|The Axandra newsletter archive - 5 October 2004|
|Welcome to the latest issue of the Search Engine Facts newsletter.
This week, we're trying to find out if Google has sent out spiders to find spammers.
In the news: Yahoo releases new search tools, MSN Search launches a new beta version, there's a new article about Google's web browser plans and more.
Table of contents:
We hope that you enjoy this newsletter and that it helps you to get more out of your web site. Please pass this newsletter on to your friends.
|1. Facts of the week: Google's new web page spider|
|Search engines use automated software programs that crawl the web. These programs called "crawlers" or "spiders" go from link to link and store the text and the keywords from the pages in a database. "Googlebot" is the name of Google's spider software.
Many webmasters have noticed that there are now two different Google spiders that index their web pages. At least one of them is performing a complete site scan:
The normal Google spider: 220.127.116.11 - "GET /robots.txt HTTP/1.0" 404 1227 "-" "Googlebot/2.1 (+http://www.google.com/bot.html)"
The additional Google spider: 18.104.22.168 - "GET / HTTP/1.1" 200 38358 "-" "Mozilla/5.0 (compatible; Googlebot/2.1; +http://www.google.com/bot.html)"
What is the difference between these two Google spiders?
The new Google spider uses a slightly different user agent: "Mozilla/5.0 (compatible; Googlebot/2.1; +http://www.google.com/bot.html)".
This means that Googlebot now also accepts the HTTP 1.1 protocol. The new spider might be able to understand more content formats, including compressed HTML.
Why does Google do this?
The second theory is that Google's extensive crawling might be a panic reaction because the index needs to be rebuilt from the ground up in a short time period. The reason for this might be that the old index contains too many spam pages.
What does this mean to your web site?
It's likely that the new spider announces a major Google update. We'll have to see what this means in detail.
|2. Search engine news of the week|
"My Yahoo! Search addresses a whole host of everyday search problems. If you've ever experienced the tedium of searching again for something you found before but can't quite remember, if you've ever been annoyed by search results you don't like but show up again and again, if you ever wanted to share something you found in search but were forced to cut-and-paste... give My Yahoo! Search a shot."
"What do we have under the hood? Our new algorithmic search engine with a few more features and a bigger index than last time you visited this site. We used your comments to make it better so give it a spin."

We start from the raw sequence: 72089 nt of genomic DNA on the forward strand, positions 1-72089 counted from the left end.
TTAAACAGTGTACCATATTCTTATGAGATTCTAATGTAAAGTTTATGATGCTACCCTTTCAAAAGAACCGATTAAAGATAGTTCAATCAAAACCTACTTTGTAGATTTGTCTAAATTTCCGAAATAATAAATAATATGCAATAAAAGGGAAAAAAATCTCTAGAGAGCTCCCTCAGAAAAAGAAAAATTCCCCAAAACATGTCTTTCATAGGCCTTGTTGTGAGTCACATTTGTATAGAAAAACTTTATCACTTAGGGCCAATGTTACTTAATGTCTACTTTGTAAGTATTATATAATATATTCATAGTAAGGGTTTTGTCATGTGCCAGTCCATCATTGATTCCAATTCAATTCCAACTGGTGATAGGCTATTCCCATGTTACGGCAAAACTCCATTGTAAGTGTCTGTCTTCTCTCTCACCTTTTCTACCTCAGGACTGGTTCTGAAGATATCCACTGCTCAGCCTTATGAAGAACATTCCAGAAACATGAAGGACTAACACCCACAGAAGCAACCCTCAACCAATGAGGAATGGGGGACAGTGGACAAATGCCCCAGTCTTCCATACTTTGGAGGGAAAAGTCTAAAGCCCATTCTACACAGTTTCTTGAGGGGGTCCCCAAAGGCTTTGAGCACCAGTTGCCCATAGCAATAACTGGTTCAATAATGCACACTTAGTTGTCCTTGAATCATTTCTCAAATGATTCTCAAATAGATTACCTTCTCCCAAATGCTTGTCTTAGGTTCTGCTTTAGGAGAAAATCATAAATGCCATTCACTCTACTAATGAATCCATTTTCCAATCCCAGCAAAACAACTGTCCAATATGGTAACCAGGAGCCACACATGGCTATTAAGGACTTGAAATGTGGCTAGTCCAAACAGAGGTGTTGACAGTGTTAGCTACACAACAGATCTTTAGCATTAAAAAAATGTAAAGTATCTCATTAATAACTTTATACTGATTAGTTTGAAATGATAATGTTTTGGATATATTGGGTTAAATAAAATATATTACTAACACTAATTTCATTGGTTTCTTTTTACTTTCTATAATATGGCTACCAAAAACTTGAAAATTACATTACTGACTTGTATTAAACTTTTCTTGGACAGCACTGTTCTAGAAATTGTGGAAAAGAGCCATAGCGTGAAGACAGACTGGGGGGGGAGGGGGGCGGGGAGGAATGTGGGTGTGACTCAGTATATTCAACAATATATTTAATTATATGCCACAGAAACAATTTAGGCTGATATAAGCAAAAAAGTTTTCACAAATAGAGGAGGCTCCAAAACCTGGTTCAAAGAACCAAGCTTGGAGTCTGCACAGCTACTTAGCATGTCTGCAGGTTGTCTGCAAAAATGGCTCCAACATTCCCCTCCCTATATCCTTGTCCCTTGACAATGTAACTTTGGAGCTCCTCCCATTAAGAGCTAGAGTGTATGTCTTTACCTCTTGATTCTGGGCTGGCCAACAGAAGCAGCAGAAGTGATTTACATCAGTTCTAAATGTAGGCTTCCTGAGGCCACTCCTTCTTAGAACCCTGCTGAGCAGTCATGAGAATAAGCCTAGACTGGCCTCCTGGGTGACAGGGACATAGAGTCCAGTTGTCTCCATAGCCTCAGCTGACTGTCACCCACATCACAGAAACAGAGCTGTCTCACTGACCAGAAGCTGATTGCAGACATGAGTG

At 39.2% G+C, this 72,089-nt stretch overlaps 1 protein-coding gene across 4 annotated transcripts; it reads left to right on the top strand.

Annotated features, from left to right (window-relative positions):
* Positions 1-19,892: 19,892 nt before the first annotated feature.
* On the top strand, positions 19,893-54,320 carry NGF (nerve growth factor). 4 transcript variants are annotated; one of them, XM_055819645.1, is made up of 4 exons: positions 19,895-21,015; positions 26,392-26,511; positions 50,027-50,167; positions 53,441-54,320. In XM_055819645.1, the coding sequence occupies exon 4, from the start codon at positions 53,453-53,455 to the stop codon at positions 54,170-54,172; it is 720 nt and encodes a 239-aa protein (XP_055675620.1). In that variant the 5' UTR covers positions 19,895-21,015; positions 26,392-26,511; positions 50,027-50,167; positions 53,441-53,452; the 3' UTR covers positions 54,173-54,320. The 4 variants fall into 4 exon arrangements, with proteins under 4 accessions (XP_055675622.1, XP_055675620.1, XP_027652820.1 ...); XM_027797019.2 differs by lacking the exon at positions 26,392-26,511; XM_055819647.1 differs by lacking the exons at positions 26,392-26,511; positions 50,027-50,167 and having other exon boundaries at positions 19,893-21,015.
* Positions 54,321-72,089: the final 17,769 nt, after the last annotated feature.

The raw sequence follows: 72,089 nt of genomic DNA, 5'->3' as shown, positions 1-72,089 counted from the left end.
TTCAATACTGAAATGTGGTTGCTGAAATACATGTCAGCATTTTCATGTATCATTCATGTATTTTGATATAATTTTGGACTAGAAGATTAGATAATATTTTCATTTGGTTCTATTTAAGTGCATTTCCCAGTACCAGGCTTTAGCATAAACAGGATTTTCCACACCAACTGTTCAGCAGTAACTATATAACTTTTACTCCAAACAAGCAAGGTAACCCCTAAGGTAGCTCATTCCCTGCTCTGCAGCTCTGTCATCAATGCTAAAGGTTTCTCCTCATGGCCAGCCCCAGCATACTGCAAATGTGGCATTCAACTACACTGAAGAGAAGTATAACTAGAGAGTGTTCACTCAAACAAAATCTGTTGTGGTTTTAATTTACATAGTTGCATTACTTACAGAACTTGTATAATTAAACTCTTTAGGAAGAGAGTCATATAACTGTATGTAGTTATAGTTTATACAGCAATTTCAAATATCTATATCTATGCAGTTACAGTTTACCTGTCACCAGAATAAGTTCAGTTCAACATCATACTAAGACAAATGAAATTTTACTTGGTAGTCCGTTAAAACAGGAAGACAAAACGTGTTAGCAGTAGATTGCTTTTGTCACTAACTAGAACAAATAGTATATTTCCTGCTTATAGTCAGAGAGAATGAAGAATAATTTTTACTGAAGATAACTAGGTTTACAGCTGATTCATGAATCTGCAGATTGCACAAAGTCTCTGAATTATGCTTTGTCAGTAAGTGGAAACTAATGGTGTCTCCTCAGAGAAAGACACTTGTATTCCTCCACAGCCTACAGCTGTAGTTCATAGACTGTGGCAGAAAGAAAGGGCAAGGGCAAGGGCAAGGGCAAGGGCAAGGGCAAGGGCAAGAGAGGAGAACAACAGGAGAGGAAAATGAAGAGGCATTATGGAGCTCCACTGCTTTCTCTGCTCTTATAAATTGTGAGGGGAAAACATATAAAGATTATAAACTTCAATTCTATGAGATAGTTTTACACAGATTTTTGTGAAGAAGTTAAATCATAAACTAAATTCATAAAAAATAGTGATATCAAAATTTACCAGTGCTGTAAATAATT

"Microsoft's Internet division has invited dozens of Webloggers, researchers and others to its Redmond, Wash., campus next week for an event called 'Search Champs.' They are scheduled to hear about and test upcoming features for MSN Search and to meet researchers from Microsoft Research, according to several people invited to participate."
"The Alexa Web Information Service (AWIS) provides developers with programmatic access to the information Alexa Internet collects from its Web Crawl, which currently encompasses more than 100 terabytes of data from over 4 billion Web pages. "
Editor's note: Alexa.com and Amazon's other search engine A9.com currently use Google's index. This beta service might be a first indicator that Amazon will be switching to its own search technology.
|3. Articles of the week|
"One Microsoft technologist said web search technology will be a big money maker for Google and others in the short term but he predicted the party won't last long."
"The move would be key in helping the outfit expand beyond search, tie its many offerings together, and hold off Microsoft."
"All five gave Google high ratings, even though it was a far more expensive stock than at the IPO just six weeks earlier, having risen almost 40 percent. Why any investor took these opinions seriously is a mystery to mebut the stock soared around 8 percent. It's as if people have forgotten the whole unseemly spectacle of analysts' hyping stocks their firms helped underwrite. Does anything ever change? Maybe not."
"Based on Google's share price of around $130, Salary.com senior vice president Bill Coleman estimated that around 60 percent of the 1,900 Google employees with the company at the end of March each now hold stock options worth at least $1 million."
"A new aptitude test Google is circulating purports to find the best and brightest. But is it really a brilliant ad campaign?"
|4. Recommended resources|
Another 5 star rating for IBP
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How does your web site compare to your competitors? Does your web site have more incoming links? How much traffic do your competitors get?
The new version 3.0 of the freeware tool Link Popularity Check helps you to get the answers quickly and easily. Click here to download your free copy.
|5. Previous articles|